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Pneumocystis pneumonia in a non-HIV patient on chronic corticosteroid therapy: a question of prophylaxis
  1. Michael J Plakke,
  2. Leena Jalota,
  3. Benjamin J Lloyd
  1. Department of Internal Medicine, The Reading Hospital and Medical Center, West Reading, Pennsylvania, USA
  1. Correspondence to Dr Michael J Plakke, mjplakke{at}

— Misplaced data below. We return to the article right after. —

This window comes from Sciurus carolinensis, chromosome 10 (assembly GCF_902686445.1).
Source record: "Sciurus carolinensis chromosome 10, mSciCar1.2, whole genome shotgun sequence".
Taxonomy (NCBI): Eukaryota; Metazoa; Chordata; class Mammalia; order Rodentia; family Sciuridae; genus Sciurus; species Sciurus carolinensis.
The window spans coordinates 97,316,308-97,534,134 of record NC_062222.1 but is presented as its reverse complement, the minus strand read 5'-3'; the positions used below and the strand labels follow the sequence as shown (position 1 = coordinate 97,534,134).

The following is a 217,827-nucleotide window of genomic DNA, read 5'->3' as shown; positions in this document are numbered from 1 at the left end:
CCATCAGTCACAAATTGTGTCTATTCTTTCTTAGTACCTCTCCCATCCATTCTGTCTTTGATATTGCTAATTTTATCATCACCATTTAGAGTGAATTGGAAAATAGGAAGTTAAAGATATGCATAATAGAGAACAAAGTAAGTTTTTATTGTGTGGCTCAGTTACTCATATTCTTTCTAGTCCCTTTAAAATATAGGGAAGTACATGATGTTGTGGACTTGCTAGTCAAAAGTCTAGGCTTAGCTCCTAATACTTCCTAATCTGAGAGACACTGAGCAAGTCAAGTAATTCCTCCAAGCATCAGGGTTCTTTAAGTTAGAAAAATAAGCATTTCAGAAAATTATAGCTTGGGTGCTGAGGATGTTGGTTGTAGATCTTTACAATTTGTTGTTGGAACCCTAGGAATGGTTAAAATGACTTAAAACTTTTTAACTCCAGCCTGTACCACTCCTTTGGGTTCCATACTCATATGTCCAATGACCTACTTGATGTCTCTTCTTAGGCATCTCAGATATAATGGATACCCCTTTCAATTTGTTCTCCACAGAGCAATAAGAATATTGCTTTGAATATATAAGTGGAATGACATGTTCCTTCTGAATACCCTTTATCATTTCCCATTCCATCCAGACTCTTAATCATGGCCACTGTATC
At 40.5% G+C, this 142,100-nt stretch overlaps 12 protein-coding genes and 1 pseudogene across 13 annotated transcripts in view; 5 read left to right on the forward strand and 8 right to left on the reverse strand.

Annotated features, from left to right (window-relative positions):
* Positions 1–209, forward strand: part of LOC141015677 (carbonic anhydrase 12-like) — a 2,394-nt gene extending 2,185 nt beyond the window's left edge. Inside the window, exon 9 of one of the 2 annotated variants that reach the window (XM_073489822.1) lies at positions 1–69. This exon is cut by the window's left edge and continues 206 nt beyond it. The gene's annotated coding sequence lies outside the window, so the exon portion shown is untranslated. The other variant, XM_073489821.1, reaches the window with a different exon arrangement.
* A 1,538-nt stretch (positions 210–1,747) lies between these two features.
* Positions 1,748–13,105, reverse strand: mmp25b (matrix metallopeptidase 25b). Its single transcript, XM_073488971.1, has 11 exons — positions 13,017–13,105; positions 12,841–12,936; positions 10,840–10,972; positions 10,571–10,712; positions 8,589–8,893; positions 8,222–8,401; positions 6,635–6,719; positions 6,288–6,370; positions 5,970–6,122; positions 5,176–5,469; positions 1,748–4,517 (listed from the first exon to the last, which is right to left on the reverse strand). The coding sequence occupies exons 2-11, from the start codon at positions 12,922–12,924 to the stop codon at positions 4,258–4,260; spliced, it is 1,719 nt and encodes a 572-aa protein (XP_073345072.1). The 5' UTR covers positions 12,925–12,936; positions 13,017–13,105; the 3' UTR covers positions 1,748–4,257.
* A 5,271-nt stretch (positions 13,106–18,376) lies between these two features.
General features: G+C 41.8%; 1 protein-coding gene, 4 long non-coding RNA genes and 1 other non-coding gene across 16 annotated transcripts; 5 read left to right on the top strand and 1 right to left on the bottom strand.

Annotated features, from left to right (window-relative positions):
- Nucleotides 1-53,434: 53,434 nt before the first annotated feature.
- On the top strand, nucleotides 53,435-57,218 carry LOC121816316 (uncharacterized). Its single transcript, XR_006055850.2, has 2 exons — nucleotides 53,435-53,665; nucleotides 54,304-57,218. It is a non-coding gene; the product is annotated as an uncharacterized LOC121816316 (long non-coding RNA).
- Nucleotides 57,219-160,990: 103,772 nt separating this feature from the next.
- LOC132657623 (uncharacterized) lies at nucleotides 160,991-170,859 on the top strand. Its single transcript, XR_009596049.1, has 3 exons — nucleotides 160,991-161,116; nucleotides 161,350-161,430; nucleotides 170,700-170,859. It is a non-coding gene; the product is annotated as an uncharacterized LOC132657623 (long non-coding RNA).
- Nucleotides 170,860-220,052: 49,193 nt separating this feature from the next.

A man in his late 50s with a history of membranoproliferative glomerulonephritis presented with fever and mild dyspnoea. He was HIV-negative and had been on corticosteroids as immunosuppression for 6 months prior to tapering them off 1 week before presentation. He was not taking prophylaxis for Pneumocystis jirovecii pneumonia. After unsuccessful treatment for community-acquired pneumonia, his condition worsened and he required intubation and mechanical ventilation. Full respiratory workup including bronchoscopy revealed P jirovecii as a source for the patient's infection. He was treated successfully with a 21-day course of trimethoprim-sulfamethoxazole  and eventually weaned off the ventilator. He has had no complications to date. In our review of this case and the existing literature, we believe that proper utilisation of prophylaxis for pneumocystis pneumonia may have prevented our patient's transfer to intensive care unit. In our article, we discuss this issue and explore current evidence for prophylaxis.

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